Most people who get sick with COVID-19 will have only mild or moderate illness and should recover at home.

Source: WHO

It is reported that less than 1 in 20 people aged less than 50 years with COVID-19 needed hospital care in a recent study and, for most of us, the safest and the most comfortable place to recover from the virus is in our own household.

Source: The Lancet

Care at home can help stop the spread of the virus and help protect people who are at risk for getting seriously ill from COVID-19.

Older adults and people of any age with certain serious underlying medical conditions like lung disease, heart disease or diabetes are at higher risk for developing more serious complications from COVID-19 illness and should seek care as soon as symptoms start.

If you are caring for someone at home, it is very important to monitor for emergency signs, check to see if symptoms are worsening, prevent the spread of germs, help manage symptoms, and carefully consider when to consult with a healthcare professional.

Older people and vulnerable people (with certain serious underlying medical conditions like lung disease, heart disease or diabetes) should not manage their COVID-19 alone by relying on written advice.

Source: CDC, WHO

WARNING

Red Flag symptoms

  • Severe shortness of breath at rest
  • Difficulty breathing
  • Pain or pressure in the chest
  • Cold, clammy, pale or mottled skin
  • New confusion
  • Becoming difficult to rouse
  • Blue lips or face
  • Little or no urine output
  • Coughing up blood

Source: BMJ

# Disclaimer

The use of information on this site is at reader's own risk and no party involved in the information production can be held responsible for its use. By using the content found on this website, you further acknowledge that it is not intended to be a substitute for public health agency guidance, professional medical advice, diagnosis, or treatment. Always seek the advice of your physician or other qualified health provider with any questions you may have regarding a medical condition. Never disregard public health agency or professional medical advice or delay in seeking it because of something you have read here.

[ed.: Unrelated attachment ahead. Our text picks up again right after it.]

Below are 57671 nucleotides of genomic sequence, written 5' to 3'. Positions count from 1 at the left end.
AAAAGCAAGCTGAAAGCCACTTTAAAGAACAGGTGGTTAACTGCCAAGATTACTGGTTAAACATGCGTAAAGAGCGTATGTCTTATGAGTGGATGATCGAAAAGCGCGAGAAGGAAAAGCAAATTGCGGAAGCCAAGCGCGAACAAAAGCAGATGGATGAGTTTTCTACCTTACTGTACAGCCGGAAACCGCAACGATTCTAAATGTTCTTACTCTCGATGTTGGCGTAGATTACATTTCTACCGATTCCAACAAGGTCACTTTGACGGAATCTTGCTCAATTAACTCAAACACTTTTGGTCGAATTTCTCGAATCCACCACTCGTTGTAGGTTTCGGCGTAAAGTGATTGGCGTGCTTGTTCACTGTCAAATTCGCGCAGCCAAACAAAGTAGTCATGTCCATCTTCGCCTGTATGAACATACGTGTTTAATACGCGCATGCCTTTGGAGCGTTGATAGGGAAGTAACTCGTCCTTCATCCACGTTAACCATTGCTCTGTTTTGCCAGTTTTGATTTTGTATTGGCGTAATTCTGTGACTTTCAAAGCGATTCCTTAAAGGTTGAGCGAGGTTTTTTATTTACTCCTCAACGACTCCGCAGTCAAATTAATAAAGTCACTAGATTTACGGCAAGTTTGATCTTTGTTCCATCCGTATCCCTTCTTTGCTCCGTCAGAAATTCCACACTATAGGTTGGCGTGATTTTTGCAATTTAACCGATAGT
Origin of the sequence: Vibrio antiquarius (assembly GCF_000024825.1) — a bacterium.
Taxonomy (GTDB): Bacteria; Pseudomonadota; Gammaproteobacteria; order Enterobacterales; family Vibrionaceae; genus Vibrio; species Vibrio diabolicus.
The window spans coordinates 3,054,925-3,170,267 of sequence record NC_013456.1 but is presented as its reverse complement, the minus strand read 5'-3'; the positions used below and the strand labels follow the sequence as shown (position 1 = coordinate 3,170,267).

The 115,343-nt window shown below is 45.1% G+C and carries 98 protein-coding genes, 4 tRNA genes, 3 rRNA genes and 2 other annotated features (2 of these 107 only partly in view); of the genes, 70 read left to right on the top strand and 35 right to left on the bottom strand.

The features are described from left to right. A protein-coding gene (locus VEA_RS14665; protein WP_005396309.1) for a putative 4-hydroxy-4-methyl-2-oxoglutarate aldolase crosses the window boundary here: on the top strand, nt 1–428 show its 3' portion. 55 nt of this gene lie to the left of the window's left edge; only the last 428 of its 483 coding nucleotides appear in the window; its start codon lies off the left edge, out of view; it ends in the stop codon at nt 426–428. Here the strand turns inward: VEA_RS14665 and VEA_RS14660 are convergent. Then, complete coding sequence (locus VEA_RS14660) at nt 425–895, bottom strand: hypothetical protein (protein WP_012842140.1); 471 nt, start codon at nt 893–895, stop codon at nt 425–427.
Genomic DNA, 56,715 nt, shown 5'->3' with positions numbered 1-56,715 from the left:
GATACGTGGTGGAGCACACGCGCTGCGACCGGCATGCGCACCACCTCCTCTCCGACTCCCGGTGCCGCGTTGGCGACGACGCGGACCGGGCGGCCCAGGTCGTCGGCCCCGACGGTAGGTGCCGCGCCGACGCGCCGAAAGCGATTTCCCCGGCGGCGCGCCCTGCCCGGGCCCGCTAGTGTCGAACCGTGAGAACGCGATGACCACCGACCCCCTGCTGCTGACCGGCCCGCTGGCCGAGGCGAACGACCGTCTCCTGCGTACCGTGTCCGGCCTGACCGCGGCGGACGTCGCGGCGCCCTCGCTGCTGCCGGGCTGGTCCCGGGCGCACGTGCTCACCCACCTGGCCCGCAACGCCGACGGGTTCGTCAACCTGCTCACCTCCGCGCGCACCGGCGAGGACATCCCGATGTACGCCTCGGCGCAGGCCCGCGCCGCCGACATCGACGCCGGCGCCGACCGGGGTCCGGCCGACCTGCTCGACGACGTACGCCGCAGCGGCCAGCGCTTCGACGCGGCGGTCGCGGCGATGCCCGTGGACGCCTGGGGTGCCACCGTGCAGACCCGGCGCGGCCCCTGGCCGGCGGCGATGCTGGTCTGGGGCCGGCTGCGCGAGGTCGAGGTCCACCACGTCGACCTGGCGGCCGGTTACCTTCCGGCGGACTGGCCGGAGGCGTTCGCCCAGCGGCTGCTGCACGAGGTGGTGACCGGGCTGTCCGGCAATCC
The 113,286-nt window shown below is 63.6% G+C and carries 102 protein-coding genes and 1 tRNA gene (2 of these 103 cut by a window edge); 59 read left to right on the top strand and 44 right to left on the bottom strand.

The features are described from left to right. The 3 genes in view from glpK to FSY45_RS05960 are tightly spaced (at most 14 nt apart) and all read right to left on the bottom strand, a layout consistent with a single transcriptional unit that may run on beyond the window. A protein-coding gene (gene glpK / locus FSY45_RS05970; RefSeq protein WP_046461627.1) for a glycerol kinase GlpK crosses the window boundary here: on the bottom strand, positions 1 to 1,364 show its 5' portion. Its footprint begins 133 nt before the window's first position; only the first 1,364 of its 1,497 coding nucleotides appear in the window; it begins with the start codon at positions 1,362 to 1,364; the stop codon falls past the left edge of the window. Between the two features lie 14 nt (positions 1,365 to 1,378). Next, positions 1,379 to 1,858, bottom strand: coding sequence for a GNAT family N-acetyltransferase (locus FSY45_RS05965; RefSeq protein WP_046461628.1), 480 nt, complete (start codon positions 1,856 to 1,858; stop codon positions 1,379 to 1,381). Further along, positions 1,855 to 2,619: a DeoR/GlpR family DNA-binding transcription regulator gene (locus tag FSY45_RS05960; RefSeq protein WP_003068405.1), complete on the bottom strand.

# What You Need

  • Thermometer (if not available use the back of your hand as described in 'Checking for Symptoms of a Fever' on WikiHow)
  • Face masks for both the infected person and the carer (T3i Face Masks)
  • Printed symptom tracker provided in T10: Check Severity of Coronavirus Symptoms or an online tool like that provided by the UK group Patient Access
  • Pen and paper
  • Access to telephone, smartphone or computer for phone call or video consultation with local healthcare professional
  • Emergency contact number or telemedicine details for your local healthcare system
  • Address and directions to your nearest emergency department
  • Access to basic medication, food and water
  • Review also T6: Household Quarantine Area and T10: Check Severity of Coronavirus Symptoms

# What you need to do

  • Nominate someone to regularly monitor changes in symptoms of the person in quarantine with suspected COVID-19
  • Make sure the person in quarantine has their usual medication unless advised not to by their doctor
  • Make sure the person in quarantine has enough water and food